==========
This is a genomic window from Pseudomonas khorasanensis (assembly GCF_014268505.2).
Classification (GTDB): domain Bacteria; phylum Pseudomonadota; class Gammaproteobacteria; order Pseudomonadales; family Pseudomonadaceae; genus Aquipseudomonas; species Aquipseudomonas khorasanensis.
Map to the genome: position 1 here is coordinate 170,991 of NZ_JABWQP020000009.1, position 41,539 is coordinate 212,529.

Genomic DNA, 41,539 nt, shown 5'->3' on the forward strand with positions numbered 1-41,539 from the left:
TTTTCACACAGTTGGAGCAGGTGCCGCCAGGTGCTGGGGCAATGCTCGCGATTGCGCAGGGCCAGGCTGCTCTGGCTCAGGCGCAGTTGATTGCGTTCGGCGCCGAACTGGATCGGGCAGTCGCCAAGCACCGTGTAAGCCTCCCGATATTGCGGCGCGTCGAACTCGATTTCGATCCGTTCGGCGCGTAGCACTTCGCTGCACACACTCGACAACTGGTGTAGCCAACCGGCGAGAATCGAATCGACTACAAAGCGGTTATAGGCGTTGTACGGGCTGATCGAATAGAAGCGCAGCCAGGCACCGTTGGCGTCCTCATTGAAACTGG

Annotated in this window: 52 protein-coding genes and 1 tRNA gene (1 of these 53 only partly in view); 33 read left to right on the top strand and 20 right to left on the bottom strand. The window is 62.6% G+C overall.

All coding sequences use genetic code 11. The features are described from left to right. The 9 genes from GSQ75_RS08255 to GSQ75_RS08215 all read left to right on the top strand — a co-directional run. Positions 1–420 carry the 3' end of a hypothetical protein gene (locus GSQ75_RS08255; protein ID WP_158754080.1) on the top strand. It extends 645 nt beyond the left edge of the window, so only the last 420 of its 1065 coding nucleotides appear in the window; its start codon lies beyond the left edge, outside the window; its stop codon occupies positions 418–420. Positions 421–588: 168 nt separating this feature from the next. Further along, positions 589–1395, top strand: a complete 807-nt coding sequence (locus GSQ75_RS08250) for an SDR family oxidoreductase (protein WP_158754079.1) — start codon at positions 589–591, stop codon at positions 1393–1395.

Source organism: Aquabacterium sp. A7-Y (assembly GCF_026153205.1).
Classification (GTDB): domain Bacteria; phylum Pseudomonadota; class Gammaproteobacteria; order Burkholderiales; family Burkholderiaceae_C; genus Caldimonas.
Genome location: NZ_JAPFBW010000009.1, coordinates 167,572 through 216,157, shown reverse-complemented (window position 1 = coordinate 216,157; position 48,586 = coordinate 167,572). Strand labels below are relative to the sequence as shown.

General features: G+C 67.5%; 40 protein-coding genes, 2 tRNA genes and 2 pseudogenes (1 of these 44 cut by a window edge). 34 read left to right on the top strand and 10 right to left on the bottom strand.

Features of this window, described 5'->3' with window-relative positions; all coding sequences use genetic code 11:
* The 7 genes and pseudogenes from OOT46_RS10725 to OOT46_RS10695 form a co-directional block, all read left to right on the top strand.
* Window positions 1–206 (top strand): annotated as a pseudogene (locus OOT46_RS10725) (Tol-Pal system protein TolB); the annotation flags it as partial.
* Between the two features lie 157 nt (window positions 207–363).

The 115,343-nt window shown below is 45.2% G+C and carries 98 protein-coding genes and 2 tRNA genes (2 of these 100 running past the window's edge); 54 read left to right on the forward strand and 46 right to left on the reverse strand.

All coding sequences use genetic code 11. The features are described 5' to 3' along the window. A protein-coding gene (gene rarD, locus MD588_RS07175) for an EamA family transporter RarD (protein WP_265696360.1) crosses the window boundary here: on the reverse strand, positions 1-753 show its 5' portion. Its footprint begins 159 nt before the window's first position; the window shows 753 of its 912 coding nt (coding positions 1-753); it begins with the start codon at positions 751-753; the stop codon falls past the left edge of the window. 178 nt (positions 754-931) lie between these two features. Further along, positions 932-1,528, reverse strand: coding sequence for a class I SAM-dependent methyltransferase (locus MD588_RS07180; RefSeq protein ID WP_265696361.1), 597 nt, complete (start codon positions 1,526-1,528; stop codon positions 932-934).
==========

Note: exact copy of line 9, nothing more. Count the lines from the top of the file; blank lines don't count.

Classification (GTDB): domain Bacteria; phylum Pseudomonadota; class Gammaproteobacteria; order Burkholderiales; family Burkholderiaceae_C; genus Caldimonas.